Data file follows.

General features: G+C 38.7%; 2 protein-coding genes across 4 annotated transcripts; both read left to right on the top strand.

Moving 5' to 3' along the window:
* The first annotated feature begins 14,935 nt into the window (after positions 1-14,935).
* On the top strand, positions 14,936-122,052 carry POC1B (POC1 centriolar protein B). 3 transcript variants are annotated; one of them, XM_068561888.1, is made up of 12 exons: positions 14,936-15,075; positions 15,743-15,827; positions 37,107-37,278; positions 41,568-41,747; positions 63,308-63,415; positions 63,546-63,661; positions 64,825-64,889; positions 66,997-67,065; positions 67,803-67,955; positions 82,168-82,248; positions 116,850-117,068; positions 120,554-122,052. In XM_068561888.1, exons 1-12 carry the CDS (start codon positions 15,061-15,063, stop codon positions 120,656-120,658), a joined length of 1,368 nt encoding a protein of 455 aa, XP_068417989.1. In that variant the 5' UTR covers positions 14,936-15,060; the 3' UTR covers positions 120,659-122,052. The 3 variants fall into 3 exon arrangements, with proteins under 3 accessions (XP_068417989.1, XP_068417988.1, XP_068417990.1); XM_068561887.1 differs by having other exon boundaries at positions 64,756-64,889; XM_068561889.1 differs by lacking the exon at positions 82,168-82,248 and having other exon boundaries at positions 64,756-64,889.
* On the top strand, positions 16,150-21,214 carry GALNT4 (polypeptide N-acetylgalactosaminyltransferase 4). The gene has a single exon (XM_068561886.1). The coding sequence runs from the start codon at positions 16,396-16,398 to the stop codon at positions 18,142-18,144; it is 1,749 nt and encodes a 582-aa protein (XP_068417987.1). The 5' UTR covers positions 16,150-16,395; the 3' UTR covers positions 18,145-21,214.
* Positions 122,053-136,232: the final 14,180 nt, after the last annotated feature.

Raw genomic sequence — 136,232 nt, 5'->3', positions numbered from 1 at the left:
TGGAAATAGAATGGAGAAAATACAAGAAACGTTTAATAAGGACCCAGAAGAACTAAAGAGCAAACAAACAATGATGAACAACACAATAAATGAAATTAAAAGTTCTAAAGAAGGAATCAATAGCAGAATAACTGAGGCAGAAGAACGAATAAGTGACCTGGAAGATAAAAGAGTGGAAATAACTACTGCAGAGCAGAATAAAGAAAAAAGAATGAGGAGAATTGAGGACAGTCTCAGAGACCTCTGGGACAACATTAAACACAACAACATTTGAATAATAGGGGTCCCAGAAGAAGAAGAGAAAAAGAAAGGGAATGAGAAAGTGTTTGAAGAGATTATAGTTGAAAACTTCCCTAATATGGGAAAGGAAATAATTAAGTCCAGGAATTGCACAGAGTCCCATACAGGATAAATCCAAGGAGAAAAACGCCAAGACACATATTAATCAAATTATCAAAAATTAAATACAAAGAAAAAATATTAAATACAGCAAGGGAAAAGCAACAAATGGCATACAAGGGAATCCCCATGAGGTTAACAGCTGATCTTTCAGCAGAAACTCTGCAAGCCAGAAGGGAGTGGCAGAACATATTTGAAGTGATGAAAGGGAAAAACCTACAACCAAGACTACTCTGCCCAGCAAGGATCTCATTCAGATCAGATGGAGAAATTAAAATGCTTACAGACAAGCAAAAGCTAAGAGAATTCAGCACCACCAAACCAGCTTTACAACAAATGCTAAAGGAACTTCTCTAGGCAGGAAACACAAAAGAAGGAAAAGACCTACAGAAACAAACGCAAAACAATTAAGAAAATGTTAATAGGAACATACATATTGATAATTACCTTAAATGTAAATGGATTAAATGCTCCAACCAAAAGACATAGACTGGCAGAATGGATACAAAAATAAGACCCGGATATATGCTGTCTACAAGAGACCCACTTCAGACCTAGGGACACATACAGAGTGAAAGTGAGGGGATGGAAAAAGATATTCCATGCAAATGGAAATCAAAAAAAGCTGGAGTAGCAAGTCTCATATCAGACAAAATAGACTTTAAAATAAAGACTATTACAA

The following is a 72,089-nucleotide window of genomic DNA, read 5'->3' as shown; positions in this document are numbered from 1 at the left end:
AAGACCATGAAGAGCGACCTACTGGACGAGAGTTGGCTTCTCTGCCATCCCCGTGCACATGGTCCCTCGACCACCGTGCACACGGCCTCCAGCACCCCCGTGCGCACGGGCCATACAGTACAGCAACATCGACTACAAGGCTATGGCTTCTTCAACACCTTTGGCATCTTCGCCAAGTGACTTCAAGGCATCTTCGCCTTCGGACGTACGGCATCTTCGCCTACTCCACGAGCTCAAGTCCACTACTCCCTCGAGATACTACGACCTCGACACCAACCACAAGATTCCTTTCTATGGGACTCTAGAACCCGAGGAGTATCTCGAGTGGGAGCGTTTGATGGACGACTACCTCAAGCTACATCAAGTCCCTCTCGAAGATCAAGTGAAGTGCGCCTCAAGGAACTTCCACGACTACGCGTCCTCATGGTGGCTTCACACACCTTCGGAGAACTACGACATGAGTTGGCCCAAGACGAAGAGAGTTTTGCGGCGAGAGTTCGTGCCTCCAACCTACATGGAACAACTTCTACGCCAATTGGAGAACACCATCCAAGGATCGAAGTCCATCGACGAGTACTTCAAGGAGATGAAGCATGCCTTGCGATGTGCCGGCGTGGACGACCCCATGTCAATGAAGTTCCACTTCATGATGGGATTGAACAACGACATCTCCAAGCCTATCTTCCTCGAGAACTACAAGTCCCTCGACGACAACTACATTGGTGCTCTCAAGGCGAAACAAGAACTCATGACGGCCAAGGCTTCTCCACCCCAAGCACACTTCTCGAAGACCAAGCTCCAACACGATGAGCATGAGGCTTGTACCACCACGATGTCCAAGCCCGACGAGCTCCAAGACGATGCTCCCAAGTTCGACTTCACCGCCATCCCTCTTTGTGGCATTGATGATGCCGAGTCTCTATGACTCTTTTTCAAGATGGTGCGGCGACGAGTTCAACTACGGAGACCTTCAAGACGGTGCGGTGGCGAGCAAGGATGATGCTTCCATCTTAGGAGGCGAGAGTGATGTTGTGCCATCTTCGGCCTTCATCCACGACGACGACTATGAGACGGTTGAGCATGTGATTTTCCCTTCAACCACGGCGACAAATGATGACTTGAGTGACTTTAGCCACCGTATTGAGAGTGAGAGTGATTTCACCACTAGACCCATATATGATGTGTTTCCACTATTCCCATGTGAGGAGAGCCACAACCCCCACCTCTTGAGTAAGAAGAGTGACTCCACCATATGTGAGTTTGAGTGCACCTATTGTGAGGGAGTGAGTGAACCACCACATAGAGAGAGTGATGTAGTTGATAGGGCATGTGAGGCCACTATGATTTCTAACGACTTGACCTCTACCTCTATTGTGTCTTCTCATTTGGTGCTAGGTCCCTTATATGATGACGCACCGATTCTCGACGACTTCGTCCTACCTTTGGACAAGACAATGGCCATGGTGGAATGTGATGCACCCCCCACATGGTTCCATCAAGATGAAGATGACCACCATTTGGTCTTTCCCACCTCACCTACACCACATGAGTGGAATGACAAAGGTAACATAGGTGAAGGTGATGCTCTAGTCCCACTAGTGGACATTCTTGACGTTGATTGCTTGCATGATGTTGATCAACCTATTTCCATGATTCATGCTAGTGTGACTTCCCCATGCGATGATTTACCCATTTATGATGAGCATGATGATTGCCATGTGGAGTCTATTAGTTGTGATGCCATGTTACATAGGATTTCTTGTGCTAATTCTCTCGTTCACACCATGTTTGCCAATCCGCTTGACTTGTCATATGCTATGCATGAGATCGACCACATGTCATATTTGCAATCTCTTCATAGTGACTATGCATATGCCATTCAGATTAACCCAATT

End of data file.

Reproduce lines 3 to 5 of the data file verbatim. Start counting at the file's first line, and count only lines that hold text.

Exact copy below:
* The first annotated feature begins 14,935 nt into the window (after positions 1-14,935).
* On the top strand, positions 14,936-122,052 carry POC1B (POC1 centriolar protein B). 3 transcript variants are annotated; one of them, XM_068561888.1, is made up of 12 exons: positions 14,936-15,075; positions 15,743-15,827; positions 37,107-37,278; positions 41,568-41,747; positions 63,308-63,415; positions 63,546-63,661; positions 64,825-64,889; positions 66,997-67,065; positions 67,803-67,955; positions 82,168-82,248; positions 116,850-117,068; positions 120,554-122,052. In XM_068561888.1, exons 1-12 carry the CDS (start codon positions 15,061-15,063, stop codon positions 120,656-120,658), a joined length of 1,368 nt encoding a protein of 455 aa, XP_068417989.1. In that variant the 5' UTR covers positions 14,936-15,060; the 3' UTR covers positions 120,659-122,052. The 3 variants fall into 3 exon arrangements, with proteins under 3 accessions (XP_068417989.1, XP_068417988.1, XP_068417990.1); XM_068561887.1 differs by having other exon boundaries at positions 64,756-64,889; XM_068561889.1 differs by lacking the exon at positions 82,168-82,248 and having other exon boundaries at positions 64,756-64,889.
* On the top strand, positions 16,150-21,214 carry GALNT4 (polypeptide N-acetylgalactosaminyltransferase 4). The gene has a single exon (XM_068561886.1). The coding sequence runs from the start codon at positions 16,396-16,398 to the stop codon at positions 18,142-18,144; it is 1,749 nt and encodes a 582-aa protein (XP_068417987.1). The 5' UTR covers positions 16,150-16,395; the 3' UTR covers positions 18,145-21,214.